As opioid overdose deaths rose during the COVID-19 pandemic, people seeking treatment for opioid addiction had to wait nearly twice as long to begin methadone treatment in the United States than in Canada, a new Yale study has shown.
Wearable devices can detect people's stress, according to new Washington State University research, opening potential new interventions for people with addictions. In a paper in the Journal of Medical Internet Research, a WSU research team found that wearable wristbands measure physiological responses to stress in real-time and real-world situations, providing a potential method to help people avoid slipping back into old behaviors.
A Canadian study reveals that lesbian, gay and bisexual youth are more likely than heterosexual youth to increase their use of cannabis following an increase in their symptoms of depression.
A new study by Vanderbilt University Medical Center researchers of more the 400,000 Medicare patients taking medications for insomnia found that the risk of death is increased when either benzodiazepines or "z-drugs" are taken with opioids.
More than 75% of women with Opioid Use Disorder report having had an unintended pregnancy, but they are less likely to use effective contraception compared to women who do not use drugs. Results from a multi-year trial found that a two-part intervention featuring co-located contraceptive services in opioid treatment programs and financial incentives could offer an effective solution.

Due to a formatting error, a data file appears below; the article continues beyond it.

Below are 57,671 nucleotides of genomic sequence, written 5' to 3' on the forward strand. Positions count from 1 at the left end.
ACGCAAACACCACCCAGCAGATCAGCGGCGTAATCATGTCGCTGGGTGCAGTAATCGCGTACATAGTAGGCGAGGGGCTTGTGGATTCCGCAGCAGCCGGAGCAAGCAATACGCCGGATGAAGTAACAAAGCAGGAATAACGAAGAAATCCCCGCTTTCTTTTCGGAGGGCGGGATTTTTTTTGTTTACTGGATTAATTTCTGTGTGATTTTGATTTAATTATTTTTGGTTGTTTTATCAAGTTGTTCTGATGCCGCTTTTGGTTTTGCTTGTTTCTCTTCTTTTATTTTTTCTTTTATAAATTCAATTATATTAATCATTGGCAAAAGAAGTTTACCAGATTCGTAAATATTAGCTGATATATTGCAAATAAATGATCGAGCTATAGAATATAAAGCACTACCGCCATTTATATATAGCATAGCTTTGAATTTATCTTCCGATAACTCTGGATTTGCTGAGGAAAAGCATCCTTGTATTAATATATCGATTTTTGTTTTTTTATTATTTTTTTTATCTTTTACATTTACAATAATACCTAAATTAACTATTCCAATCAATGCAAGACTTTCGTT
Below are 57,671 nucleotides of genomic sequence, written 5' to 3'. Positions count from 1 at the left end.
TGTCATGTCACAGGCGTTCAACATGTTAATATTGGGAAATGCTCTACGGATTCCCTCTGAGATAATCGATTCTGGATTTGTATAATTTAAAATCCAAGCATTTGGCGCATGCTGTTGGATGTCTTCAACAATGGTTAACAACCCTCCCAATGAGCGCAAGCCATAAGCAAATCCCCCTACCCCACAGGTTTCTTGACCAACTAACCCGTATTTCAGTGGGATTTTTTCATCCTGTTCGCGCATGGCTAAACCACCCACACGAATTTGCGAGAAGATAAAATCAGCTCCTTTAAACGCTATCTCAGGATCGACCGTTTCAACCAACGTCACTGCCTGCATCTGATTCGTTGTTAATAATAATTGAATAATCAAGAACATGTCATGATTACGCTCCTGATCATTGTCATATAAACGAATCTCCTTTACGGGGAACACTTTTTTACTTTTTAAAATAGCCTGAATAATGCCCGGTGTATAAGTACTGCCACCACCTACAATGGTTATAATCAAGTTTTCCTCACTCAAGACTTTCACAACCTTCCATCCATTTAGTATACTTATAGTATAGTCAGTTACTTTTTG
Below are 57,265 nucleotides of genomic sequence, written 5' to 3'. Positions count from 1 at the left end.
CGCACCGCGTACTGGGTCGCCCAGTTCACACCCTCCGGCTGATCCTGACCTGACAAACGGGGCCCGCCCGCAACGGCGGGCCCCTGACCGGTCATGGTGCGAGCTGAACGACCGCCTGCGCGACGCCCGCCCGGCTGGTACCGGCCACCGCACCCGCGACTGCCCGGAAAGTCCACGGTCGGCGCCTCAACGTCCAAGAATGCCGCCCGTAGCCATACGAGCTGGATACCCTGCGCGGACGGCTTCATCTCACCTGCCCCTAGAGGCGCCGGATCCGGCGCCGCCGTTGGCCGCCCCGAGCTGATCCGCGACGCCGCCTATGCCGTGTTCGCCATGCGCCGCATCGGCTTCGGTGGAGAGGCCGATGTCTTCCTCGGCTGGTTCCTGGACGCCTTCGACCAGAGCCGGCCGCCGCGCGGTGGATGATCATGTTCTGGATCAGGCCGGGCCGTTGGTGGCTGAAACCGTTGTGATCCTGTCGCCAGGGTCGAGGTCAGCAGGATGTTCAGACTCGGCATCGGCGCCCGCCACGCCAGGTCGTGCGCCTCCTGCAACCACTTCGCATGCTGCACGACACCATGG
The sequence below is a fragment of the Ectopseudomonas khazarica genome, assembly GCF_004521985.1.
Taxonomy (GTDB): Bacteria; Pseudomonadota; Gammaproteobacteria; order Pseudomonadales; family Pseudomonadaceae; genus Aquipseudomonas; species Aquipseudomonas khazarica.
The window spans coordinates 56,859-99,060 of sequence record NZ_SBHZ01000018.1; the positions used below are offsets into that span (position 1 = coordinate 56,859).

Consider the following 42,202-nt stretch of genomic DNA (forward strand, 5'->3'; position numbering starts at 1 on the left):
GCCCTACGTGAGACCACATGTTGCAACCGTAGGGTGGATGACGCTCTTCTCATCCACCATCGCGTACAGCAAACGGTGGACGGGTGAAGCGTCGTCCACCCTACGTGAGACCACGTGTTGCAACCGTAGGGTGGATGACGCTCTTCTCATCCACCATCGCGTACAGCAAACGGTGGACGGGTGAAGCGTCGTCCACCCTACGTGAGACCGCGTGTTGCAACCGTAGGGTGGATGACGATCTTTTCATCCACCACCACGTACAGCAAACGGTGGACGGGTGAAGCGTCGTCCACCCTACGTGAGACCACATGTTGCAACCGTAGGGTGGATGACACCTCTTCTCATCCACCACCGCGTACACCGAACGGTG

High-dose buprenorphine therapy, provided under emergency department care, is safe and well tolerated in people with opioid use disorder experiencing opioid withdrawal symptoms, according to a study supported by the National Institutes of Health's National Institute on Drug Abuse (NIDA) through the Helping to End Addiction Long-term Initiative, or the NIH HEAL Initiative.
Combined perceptions of the risk and availability of cannabis influence the risk of cannabis use more than perceived risk and perceived availability alone, according to a new Columbia study. Researchers observed that those who perceived cannabis as low-risk and available were more likely to report using the drug in the past year and almost daily compared to those individuals who perceived cannabis as high-risk and unavailable. This is the first study to consider the joint effects of perceived risk and perceived availability.
A new systematic review and meta-analysis has found that people who use cannabis are disproportionately more likely to initiate opioid use and engage in problematic patterns of use than people who do not use cannabis. But the quality of the evidence for this finding is low.
New research published online in the International Journal of Mental Health and Addiction found that Canadians with a history of drug dependence are much less likely to have flourishing mental health and are more likely to have mental illness.
Substance abuse has long been viewed as the top factor in parents neglecting children. But a new study has found that presence of clinical depression and social supports, when compared with substance use, are also key in predicting neglect; should be part of social services, researcher argues.